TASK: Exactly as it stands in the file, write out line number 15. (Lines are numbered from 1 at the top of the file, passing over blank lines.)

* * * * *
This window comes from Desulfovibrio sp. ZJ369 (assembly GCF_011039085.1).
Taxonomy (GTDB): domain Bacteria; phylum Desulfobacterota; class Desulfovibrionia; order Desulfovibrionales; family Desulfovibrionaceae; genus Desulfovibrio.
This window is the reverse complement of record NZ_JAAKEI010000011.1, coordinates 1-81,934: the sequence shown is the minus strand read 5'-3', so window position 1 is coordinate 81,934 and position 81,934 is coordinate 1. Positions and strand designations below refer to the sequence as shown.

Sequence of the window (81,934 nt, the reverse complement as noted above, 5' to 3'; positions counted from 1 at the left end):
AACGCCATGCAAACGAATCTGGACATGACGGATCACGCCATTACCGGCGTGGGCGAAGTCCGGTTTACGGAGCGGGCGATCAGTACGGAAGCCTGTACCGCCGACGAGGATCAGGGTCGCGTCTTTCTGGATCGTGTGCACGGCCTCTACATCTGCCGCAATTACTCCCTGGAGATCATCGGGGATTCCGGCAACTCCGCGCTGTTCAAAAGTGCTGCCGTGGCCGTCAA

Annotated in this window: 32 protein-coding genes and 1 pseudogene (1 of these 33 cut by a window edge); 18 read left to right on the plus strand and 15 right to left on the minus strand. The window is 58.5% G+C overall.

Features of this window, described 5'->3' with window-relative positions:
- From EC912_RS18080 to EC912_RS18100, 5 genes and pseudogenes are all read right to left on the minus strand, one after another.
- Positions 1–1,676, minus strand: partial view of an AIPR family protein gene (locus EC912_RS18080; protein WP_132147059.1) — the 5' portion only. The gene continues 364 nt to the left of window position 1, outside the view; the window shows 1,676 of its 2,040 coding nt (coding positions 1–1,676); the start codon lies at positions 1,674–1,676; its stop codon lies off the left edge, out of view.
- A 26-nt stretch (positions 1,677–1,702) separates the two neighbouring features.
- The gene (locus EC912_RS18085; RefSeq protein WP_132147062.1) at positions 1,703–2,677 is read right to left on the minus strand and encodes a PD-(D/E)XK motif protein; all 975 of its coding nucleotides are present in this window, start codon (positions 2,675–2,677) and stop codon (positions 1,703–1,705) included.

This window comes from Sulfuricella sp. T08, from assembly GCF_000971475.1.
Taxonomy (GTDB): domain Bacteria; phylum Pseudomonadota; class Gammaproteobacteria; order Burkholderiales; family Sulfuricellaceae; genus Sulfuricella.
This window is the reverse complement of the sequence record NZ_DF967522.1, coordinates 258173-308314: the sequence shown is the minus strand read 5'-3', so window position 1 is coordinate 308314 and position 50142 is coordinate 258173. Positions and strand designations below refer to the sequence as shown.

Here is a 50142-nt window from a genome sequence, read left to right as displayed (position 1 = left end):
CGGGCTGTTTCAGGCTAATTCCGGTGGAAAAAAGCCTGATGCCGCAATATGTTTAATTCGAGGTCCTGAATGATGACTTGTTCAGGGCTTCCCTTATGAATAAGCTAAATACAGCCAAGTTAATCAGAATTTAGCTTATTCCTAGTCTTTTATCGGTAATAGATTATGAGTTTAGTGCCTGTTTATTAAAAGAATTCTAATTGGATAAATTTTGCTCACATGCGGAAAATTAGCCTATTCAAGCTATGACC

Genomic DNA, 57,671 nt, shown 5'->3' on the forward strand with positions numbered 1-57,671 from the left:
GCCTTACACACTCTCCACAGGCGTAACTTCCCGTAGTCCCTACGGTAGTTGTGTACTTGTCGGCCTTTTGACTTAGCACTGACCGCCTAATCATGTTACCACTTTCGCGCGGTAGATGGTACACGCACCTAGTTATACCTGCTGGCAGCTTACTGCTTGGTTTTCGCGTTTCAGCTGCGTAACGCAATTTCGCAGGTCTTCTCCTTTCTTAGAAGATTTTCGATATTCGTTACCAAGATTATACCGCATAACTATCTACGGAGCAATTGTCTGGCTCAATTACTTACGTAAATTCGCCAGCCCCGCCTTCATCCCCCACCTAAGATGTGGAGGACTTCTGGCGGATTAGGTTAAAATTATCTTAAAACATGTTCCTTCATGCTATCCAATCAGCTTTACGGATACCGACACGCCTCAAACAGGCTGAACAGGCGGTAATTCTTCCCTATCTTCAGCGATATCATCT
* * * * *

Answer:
Here is a 50142-nt window from a genome sequence, read left to right as displayed (position 1 = left end):